The song is based on the Nativity story, telling about infant Christ sleeping in his crib on a peaceful, silent night.

The second verse narrates about shepherds praising the birth of their Savior, proclaiming, “Alleluia! Christ the Savior is born!”

The concluding verse yet again praises Jesus and mentions the Star of Bethlehem that guided the Three Wise Men with gifts to Jesus, referring to it as a wondrous star in Klein’s adaptation.

Meaning & Symbolism

Silent Night was written in a hard time for all Europeans and Mohr in particular. Inspired by war and poverty, it carries an important message about peace and kindness that unites people of all faiths and cultural backgrounds.

The song’s purpose was to provide people with hope in our Lord and Savior and each other, offering comfort and solace to those suffering and in need. Silent Night sounds like a lullaby that relieves all fears and pain and brings inner harmony.

Perhaps, the song’s message was never more important than during World War I, when British and German soldiers sang the song together after laying down their weapons. At that moment, Silent Night truly became the embodiment of world peace.

English Translation

Perhaps, the most famous Silent Night version, along with the original German, is the English translation.

Its most famous but not the first adaptation was written by Episcopal priest John Freeman Young serving at the Trinity Church in New York in 1859.

The Reiner family, who have picked the manuscript copy from Karl Mauracher from Salzburg, performed the song near this very church 20 years earlier.

Not many know, but the translation only features three out of six Mohr’s original verses. Today, only the first, second, and sixth verses from the original Mohr’s lyrics are usually sung.

In 1998, a newer English translation by Bettina Klein was officially approved by the Silent Night Museum in Salzburg.

Klein strived to leave the lyrics uncharged whenever possible, yet in some parts, Young’s and Klein’s versions very noticeably.

For instance, the phrase “Nur das traute hochheilige Paar, Holder Knabe im lockigen Haar” was translated by Young as “Round yon Virgin mother and child, Holy infant so tender and mild.”

Klein, in turn, translated it as “Round yon godly tender pair, Holy infant with curly hair.”

Overall, the official site of the Silent Night Museum in Salzburg mentions over 25 English translations of the song.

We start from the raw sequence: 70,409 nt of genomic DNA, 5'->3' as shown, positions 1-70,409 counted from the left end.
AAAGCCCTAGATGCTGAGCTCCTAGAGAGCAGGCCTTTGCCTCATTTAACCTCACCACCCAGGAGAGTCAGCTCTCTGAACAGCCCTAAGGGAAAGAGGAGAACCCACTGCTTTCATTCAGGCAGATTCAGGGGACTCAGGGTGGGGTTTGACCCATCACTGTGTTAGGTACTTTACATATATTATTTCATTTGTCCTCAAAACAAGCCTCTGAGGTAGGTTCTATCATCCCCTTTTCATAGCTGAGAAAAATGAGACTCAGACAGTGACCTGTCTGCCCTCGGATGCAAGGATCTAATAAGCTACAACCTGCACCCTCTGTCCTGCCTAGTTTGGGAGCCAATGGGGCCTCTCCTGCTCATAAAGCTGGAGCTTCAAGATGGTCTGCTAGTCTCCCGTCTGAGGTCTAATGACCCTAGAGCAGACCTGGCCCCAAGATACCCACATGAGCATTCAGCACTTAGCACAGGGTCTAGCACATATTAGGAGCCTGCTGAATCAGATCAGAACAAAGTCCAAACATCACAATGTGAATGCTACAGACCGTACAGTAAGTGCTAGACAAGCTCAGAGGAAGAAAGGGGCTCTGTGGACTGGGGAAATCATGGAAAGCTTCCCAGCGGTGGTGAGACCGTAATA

Some only include two verses, whereas others translate the entire six. And while the core narrative remains unchanged, the wording often differs drastically.

The earliest English translation of Silent Night is dated 1849 and was written by J. F. Warner.

Unlike Young’s and Klein’s translations, it explicitly mentions the Star of Bethlehem by its actual name and Israel as Christ’s birthplace.

The melody has also been altered over time since the song was mainly performed by traveling singers and in many languages.

Gruber’s original was performed in moderato tune and siciliano rhythm, whereas the modern version is performed as a meditative lullaby or pastorale.

Cultural Influence

Silent Night had a major cultural influence and was recorded numerous times in different languages and music genres. In 2011, the song was declared intangible cultural heritage by UNESCO.

Today, Silent Night can’t be performed in Austria publicly before Christmas Eve. It can’t be used for commercial purposes either.

The situation in other European countries is the exact opposite – Silent Night is played throughout the entire Christmas season in shopping malls, radio, and TV commercials.

The Saint Nicholas Church in Salzburg Silent Night was first performed at was replaced with the Silent Night Chapel in 1937. The interior of the chapel features a stained-glass window depicting Joseph Mohr with a brief history of the chapel.

Some of the most popular Silent Night recordings include Mariah Carey’s, Elvis Presley’s, and Sinead O’Connors.

However, the most famous version of Silent Night was performed by Bing Crosby back in 1935. It had such an astonishing success that the song was sold in over 30 million copies.

Today, it is considered the second best-selling Christmas single of all time.

The history of song creation has also inspired several film and theatrical directors. In 1968, The Legend of Silent Night was directed by Daniel Mann.

In 1976, the Hanna-Barbera studio released the Silent Night, Holy Night animated short film.

Two decades later, a direct-to-video animated film Buster & Chauncey’s Silent Night narrating about two mice was created by Buzz Potamkin in collaboration with Columbia TriStar Home Video Project.

Newer releases dedicated to Silent Night include the 2012 movie Silent Night directed by Christian Vuissa, the 2014 documentary The First Silent Night by Simon Callow, and the 2020 documentary Silent Night – A Song for the World.